Kevin McCarthy elected Speaker of the House after tension on the floor

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WASHINGTON — Republican leader Kevin McCarthy defeated a conservative rebellion and won the election as the 54th Speaker of the House early Saturday morning, following a chaotic standoff on the House floor between his allies and their far-right opponents. and that put an end to four days of stalemate.

The narrow victory for the California Republican came on the 15th ballot: the fifth-longest ballot in US history by number of ballots and the longest ballot in 164 years.

McCarthy received 216 votes, just a handful more than he needed to win the coveted deck, with the remaining six Republican foes voting present. All 212 Democrats endorsed their candidate, Minority Leader Hakeem Jeffries of New York.

Becoming speaker of the House has been a career ambition for McCarthy, 57, who served as a House staffer and California Assembly Minority Leader in Sacramento before being elected to the House in 2006. He has methodically risen through the ranks of the House. Republican leadership team over the past 14 years.

“He is relentless. The man is not giving up,” said Rep. Patrick McHenry, RN.C., who previously served on McCarthy’s leadership team, in his nomination speech.

The victory came shortly after tempers boiled over and pandemonium erupted on the House floor Friday night as McCarthy suffered defeat on the 14th consecutive ballot.

After conservatives again denied McCarthy the votes he needed, Rep. Mike Rogers, R-Alabama, the incoming chairman of the powerful Armed Services Committee, charged at McCarthy’s foe, Rep. Matt Gaetz, R-Fla., and he began to yell angrily. Representative Richard Hudson, RN.C., had to physically restrain Rogers, pulling his shoulders back and, at one point, placing his hands over Rogers’ mouth.

Moments earlier, McCarthy himself had walked from his seat, down the center aisle toward Gaetz and Rep. Lauren Boebert, a Colorado Republican, to try to swap their current votes for yes; that would have secured the speaker’s gavel for McCarthy.

But when he was unsuccessful, he provoked Rogers, who serves alongside Gaetz in the Armed Services.

Rep. Mike Garcia left, shakes hands with Rep. Kevin McCarthy on Friday after nominating him for the 12th round of voting.Alex Brandon/AP

Over three days this week, a band of about 20 hardline conservatives voted 11 consecutive times to prevent McCarthy from winning the prized gavel. Some called on him to step down, while others made demands that jeopardized his fragile Republican coalition of moderates and conservatives.

The intrapartisan standoff paralyzed the House of Representatives, preventing all 434 members from being sworn in, bills from being voted on and committees from being formed. Some lawmakers lamented losing their security clearances and not being able to receive classified reports.

It marked a rocky start for the new House Republican majority.

But a breakthrough came on day 4 of the stalemate. After days of difficult negotiations behind closed doors, leaders of the far-right House Freedom Caucus wrung a series of concessions from McCarthy. They included promised spending cuts; a package of rule changes that empowered members and diluted the power of the speaker; and give HFC members seats on the Rules, Appropriations and other powerful committees.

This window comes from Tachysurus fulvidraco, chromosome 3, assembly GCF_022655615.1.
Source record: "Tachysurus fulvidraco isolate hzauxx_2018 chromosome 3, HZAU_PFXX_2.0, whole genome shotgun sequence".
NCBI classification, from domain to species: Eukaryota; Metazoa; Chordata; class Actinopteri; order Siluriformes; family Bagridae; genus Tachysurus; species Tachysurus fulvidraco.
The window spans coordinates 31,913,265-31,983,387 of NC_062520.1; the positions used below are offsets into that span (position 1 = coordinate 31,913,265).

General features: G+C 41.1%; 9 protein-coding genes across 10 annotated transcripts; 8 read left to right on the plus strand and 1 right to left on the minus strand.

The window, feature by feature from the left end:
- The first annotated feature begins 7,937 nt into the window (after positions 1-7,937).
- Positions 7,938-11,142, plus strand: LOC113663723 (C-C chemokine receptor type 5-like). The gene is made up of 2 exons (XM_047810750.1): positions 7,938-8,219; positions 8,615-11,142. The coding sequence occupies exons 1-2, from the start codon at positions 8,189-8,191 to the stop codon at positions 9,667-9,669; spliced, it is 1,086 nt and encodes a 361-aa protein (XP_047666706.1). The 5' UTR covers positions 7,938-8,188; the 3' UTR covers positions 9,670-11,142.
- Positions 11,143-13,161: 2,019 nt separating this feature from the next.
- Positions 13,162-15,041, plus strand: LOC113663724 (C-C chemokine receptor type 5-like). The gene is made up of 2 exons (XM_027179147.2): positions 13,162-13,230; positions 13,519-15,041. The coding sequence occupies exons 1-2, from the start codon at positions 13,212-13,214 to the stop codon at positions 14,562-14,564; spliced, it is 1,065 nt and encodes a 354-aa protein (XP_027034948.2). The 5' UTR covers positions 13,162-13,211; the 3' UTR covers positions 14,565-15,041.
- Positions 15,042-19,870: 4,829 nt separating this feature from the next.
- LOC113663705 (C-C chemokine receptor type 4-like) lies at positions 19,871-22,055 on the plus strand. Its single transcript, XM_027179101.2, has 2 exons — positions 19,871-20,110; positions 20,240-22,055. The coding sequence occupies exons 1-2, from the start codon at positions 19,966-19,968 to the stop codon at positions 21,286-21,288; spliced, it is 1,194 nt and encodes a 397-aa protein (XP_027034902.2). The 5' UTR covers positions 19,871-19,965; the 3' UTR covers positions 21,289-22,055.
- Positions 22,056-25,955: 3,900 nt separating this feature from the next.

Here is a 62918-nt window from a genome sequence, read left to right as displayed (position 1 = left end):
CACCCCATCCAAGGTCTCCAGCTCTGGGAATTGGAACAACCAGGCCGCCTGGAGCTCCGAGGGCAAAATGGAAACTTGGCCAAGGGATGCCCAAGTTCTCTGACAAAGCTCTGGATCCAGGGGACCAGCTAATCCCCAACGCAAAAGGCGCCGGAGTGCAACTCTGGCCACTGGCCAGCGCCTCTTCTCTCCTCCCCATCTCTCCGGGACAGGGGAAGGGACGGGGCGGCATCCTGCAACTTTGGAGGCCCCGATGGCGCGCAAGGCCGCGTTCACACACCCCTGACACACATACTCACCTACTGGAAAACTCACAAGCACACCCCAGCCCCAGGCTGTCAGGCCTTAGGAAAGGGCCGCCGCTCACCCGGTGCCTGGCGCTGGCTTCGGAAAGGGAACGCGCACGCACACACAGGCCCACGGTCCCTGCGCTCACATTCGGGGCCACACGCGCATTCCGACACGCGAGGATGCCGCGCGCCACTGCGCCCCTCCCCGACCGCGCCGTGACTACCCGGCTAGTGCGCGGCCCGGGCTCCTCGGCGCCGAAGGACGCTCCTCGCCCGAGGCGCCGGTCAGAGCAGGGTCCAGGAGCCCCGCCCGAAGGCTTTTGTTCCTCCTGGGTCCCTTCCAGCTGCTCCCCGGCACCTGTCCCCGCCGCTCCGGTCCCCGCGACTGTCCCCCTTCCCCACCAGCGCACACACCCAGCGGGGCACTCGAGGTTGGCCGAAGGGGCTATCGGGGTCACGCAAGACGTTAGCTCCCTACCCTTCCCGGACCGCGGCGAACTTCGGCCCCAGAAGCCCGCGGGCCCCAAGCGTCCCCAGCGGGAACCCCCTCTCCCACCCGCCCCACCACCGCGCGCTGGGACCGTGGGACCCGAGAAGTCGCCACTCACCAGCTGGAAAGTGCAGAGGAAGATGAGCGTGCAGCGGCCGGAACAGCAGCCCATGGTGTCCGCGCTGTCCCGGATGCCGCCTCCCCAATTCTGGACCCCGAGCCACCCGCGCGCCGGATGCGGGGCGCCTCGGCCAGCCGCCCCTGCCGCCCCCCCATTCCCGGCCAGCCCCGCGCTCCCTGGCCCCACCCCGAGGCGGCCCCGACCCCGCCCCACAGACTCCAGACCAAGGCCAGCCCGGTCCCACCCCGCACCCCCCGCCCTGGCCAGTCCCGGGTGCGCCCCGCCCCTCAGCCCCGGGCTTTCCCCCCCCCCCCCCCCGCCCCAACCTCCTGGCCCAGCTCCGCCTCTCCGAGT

One key concession McCarthy made to the rioters: reinstating a rule that gives a single lawmaker the power to force a vote to remove a sitting speaker mid-term, a change that will almost certainly haunt McCarthy for months to come. . Earlier, McCarthy had agreed that at least five members would be needed to make that “motion to vacate” the speaker’s chair.

In return, when the clerk read the roll call on the 12th ballot Friday, 13 of the 20 rebel Conservatives switched their votes to McCarthy, giving him a boost after a grueling week of defeats.

On the next ballot, they were joined by a fourteenth opposition.

In a dramatic scene, Representatives Dan Bishop of South Carolina, Michael Cloud of Texas, Andrew Clyde of Georgia, Byron Donalds of Florida, Paul Gosar of Arizona, Mary Miller of Illinois, Ralph Norman of South Carolina, Andrew Ogles of Tennessee , Scott Perry of Pennsylvania and Chip Roy of Texas stood one by one on the House floor and announced their vote for McCarthy, encouraged each time by their fellow Republicans.

Reps-elect Josh Brecheen of Oklahoma, Anna Paulina Luna of Florida and Keith Self of Texas also cast their votes for McCarthy on that 12th ballot. On the 13th ballot, Rep. Andy Harris, R-Md., also endorsed McCarthy after repeatedly opposing him.

A 15th Republican, Rep. Victoria Spartz of Indiana, switched her present vote to McCarthy.

The new endorsement still did not earn McCarthy a majority of the votes of all House members, which he needed to win the speaker’s gavel. But he gave it a much-needed boost as members watched closely whether support for him would wane or rise as the stalemate dragged on.

By Friday night, the reluctant finalists, once called the Never Kevins, conceded that McCarthy would be chosen as the speaker. Due to the narrow four-seat GOP majority, he needed every last vote to cross the finish line.

Representative-elect Wesley Hunt flew back to Washington from Texas, where his wife had just given birth to their baby boy prematurely. And Rep. Ken Buck flew back from his Colorado home, where he had a doctor’s appointment.

Having now chosen a speaker, the House can begin its work under the new Republican majority.

haley talbot, kate santaliz, Liz Brown-Kaiser, julie tsirkin, Olympia Sonnier, gary grumbach , julia jester, kyle stewart Y sahil kapur contributed.

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